The combination of voice and recorder was common at the time. John Evelyn, the author and gardener mentioned in the liner-notes of the previous disc, is quoted here in the booklet as well, writing in his diary: "There was also a Flute douce now in much request for accompanying the voice". Devlieger, in his liner-notes, states: "The recorder was often introduced to provide a musical depiction of specific events or emotions (...). Purcell often chose to use two recorders and employed them with great invention and a variety of techniques (...)". The recorders were especially used to depict birdsong, not only by Purcell, but across Europe in opera arias and chamber cantatas. They were even used as such in instrumental music, for instance in the Sonata in immitation of Birds, the virtually only well-known piece by William Williams.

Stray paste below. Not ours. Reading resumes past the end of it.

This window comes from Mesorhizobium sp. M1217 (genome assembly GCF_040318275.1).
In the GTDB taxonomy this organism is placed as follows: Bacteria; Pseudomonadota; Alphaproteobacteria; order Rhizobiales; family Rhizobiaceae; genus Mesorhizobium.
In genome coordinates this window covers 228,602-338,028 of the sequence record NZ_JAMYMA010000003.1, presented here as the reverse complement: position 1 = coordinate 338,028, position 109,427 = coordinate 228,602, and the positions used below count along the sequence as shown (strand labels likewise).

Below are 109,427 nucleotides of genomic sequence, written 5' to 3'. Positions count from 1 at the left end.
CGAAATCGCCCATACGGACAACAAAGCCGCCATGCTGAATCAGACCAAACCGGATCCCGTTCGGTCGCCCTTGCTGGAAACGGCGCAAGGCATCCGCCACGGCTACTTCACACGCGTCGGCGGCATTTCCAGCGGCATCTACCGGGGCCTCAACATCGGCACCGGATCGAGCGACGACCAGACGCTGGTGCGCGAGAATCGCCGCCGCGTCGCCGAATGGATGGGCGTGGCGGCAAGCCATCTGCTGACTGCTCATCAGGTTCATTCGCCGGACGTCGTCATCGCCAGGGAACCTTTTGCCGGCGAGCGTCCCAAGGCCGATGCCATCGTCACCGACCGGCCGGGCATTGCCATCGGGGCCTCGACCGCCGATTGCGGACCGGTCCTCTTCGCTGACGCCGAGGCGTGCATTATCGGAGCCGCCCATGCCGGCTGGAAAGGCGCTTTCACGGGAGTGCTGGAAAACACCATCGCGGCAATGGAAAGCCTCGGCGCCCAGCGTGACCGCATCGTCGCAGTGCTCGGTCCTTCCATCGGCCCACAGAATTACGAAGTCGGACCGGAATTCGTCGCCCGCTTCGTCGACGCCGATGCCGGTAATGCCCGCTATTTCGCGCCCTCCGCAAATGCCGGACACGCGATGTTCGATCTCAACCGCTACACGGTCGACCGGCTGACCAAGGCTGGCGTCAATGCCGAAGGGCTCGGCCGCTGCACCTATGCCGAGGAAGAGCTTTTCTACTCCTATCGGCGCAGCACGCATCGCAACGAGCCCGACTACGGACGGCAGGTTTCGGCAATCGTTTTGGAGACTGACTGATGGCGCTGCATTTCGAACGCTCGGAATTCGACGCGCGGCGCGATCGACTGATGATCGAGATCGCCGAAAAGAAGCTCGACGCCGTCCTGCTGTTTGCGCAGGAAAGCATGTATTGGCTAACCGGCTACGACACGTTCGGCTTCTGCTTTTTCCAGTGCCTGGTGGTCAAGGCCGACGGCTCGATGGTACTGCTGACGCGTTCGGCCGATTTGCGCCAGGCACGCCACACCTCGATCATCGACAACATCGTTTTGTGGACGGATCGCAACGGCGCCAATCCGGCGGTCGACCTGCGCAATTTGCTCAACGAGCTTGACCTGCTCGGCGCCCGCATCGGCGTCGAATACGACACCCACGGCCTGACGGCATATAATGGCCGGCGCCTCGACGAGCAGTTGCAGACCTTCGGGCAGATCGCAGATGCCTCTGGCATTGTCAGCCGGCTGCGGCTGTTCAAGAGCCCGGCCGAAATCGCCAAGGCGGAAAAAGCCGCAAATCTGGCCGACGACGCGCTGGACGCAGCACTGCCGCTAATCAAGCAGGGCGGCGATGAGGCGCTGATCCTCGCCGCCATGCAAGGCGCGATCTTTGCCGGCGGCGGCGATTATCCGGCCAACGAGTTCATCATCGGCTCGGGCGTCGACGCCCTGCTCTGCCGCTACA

The ground cannot fail to appear in a programme with English music of the 17th century. The use of a basso ostinato as the foundation of a composition was immensely popular, and Purcell seems to have liked it very much, as he used it time and again in vocal and instrumental music. No wonder, then, that we get quite a number of grounds here. In Two in One upon a Ground, Purcell combined this technique with that of the canon: the two recorders play in canon above an ostinato bass. The popular tune Greensleeves was also the subject of a piece over such a bass; the anonymous piece included here was first conceived for violin, and later reissued in a version for recorder, taking advantage of the popularity of this instrument, in particular among amateurs.